Start-ups and small businesses are lean in resources and have many priorities to balance. Most often, sales take the top priority leaving production, operations and back-office administration to play the catch-up game. The small team often puts in long hours to meet business obligations to customers. Inefficiencies can cost 20 to 30% of revenue each year.
However, many small businesses are apprehensive about taking the bold step towards improving productivity.
Why is this so?
We spoke to many small business owners and here are the top 3 reasons:
1. This is for big companies, we are only a small local business
Many people imagine embarking on a productivity improvement initiative as a large-scale project involving large automation, software implementation, process change etc. Hence, most small business owners shrug it off as something irrelevant for now until the day they become a very large company.
In reality, productivity improvement can range from a small tactical process change to save costs to large transformation projects.
The key point to take away is “Productivity Improvement is a Continuous Effort”.
The advantage of starting at an early stage of the company journey is to ensure that consistent small steps are taken towards better productivity. Like the common saying, “Don’t wait until its broken to fix it!”. Make small effort to improve before it comes too big to manage!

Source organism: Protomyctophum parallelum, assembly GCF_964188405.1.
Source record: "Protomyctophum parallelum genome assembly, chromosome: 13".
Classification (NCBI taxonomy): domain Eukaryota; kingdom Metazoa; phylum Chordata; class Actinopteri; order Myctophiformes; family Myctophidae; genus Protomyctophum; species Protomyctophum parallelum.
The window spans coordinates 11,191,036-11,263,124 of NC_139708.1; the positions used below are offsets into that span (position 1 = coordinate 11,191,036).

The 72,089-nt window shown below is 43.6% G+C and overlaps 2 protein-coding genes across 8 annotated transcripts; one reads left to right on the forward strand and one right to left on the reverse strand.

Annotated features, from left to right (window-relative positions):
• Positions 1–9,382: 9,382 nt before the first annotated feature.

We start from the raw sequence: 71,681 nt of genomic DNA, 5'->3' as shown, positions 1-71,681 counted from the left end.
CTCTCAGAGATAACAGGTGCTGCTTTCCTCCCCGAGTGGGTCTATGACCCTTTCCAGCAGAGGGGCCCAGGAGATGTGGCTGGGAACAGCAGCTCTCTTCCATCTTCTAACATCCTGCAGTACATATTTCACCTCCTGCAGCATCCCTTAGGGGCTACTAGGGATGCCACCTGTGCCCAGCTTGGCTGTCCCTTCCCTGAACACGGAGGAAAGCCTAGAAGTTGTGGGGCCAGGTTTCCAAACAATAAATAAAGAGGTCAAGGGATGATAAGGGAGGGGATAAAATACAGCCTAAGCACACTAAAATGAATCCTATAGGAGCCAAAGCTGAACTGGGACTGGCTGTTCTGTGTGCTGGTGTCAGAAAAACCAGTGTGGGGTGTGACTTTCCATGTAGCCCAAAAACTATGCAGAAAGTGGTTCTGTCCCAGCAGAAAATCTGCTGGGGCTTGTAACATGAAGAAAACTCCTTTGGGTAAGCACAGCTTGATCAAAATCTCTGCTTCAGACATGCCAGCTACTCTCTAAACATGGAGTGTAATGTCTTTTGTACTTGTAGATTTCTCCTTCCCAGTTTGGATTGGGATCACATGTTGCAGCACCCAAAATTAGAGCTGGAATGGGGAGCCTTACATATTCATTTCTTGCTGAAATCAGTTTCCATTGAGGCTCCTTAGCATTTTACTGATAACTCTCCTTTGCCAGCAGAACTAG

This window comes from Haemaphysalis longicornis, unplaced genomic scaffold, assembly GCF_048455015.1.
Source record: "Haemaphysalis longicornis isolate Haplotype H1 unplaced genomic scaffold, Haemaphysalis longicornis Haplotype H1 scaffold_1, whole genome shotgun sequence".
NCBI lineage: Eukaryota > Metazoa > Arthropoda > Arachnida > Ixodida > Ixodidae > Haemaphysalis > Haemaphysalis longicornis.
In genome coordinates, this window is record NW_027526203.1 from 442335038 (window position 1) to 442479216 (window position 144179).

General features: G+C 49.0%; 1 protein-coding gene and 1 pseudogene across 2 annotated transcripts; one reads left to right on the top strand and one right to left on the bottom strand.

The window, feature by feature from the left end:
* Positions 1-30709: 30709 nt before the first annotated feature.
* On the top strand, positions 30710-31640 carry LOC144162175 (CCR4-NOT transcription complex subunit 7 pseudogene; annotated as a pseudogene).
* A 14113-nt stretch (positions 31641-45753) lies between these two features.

In addition, you get to build the culture of continuous improvement in your team.
2. It’s going to be costly! I don’t have the budget to do this.
Let’s take a step back and understand why we need to improve productivity? Quite ironically, one of the most important reason is to reduce costs!
If this is the case, how did the idea of “productivity projects are costly” creep into the mind of people? We asked our small business owners, the reasons are not far from what we thought. It has to do with the investment costs of investing in automation, software, consultants etc.
No doubt productivity improvement leverages a lot on machinery, software to make processes more efficient with lesser mistakes. As to how much to invest? It would be worth doing a cost-benefit analysis to find out. With the analysis, the projected benefits can be quantified making the decision on productivity improvement an informed choice. In fact, successful productivity improvement projects are not about purchasing the most expensive state-of-art automation or buying very sophisticated machines. The best outcome are from re-looking at Process, Process and Technology with a holistic approach.
3. My team is too small to do standard processes
It is common for team members in small business to wear multiple hats and do multiple roles. This arrangement might seem “cost effective” at the start of the business where funds are limited.
As the business grow, the team just can’t function in this unstructured state. There would problems with long lead time for customers, inconsistent level of service etc. As a business owner, you would do anything to avoid landing in this situation and upsetting your customers!
Productivity improvement does include standardisation of processes but this is not everything! A good productivity improvement program takes a holistic approach to improve capabilities, duties segregation, efficiency of processes etc.
With the 3 common misconceptions demystified, are you feeling more upbeat about improving your business productivity? The strategy as always is to take small practical steps. Do continuous improvement!